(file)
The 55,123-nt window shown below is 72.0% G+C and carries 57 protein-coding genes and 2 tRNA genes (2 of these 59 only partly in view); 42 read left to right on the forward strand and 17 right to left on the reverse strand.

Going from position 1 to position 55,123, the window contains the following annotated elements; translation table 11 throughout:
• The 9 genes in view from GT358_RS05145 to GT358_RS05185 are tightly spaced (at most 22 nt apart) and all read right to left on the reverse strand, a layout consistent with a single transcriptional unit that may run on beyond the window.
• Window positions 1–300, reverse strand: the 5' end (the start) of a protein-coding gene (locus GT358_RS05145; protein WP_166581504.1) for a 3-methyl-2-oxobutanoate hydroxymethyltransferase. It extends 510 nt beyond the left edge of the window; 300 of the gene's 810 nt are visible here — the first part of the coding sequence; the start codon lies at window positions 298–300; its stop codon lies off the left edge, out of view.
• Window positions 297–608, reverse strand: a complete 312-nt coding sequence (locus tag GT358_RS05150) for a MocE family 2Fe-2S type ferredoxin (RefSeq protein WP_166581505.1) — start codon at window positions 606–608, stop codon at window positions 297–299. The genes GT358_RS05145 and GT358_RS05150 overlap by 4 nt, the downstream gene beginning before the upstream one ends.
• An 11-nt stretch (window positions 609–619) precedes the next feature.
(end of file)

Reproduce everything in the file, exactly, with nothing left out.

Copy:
The 55,123-nt window shown below is 72.0% G+C and carries 57 protein-coding genes and 2 tRNA genes (2 of these 59 only partly in view); 42 read left to right on the forward strand and 17 right to left on the reverse strand.

Going from position 1 to position 55,123, the window contains the following annotated elements; translation table 11 throughout:
• The 9 genes in view from GT358_RS05145 to GT358_RS05185 are tightly spaced (at most 22 nt apart) and all read right to left on the reverse strand, a layout consistent with a single transcriptional unit that may run on beyond the window.
• Window positions 1–300, reverse strand: the 5' end (the start) of a protein-coding gene (locus GT358_RS05145; protein WP_166581504.1) for a 3-methyl-2-oxobutanoate hydroxymethyltransferase. It extends 510 nt beyond the left edge of the window; 300 of the gene's 810 nt are visible here — the first part of the coding sequence; the start codon lies at window positions 298–300; its stop codon lies off the left edge, out of view.
• Window positions 297–608, reverse strand: a complete 312-nt coding sequence (locus tag GT358_RS05150) for a MocE family 2Fe-2S type ferredoxin (RefSeq protein WP_166581505.1) — start codon at window positions 606–608, stop codon at window positions 297–299. The genes GT358_RS05145 and GT358_RS05150 overlap by 4 nt, the downstream gene beginning before the upstream one ends.
• An 11-nt stretch (window positions 609–619) precedes the next feature.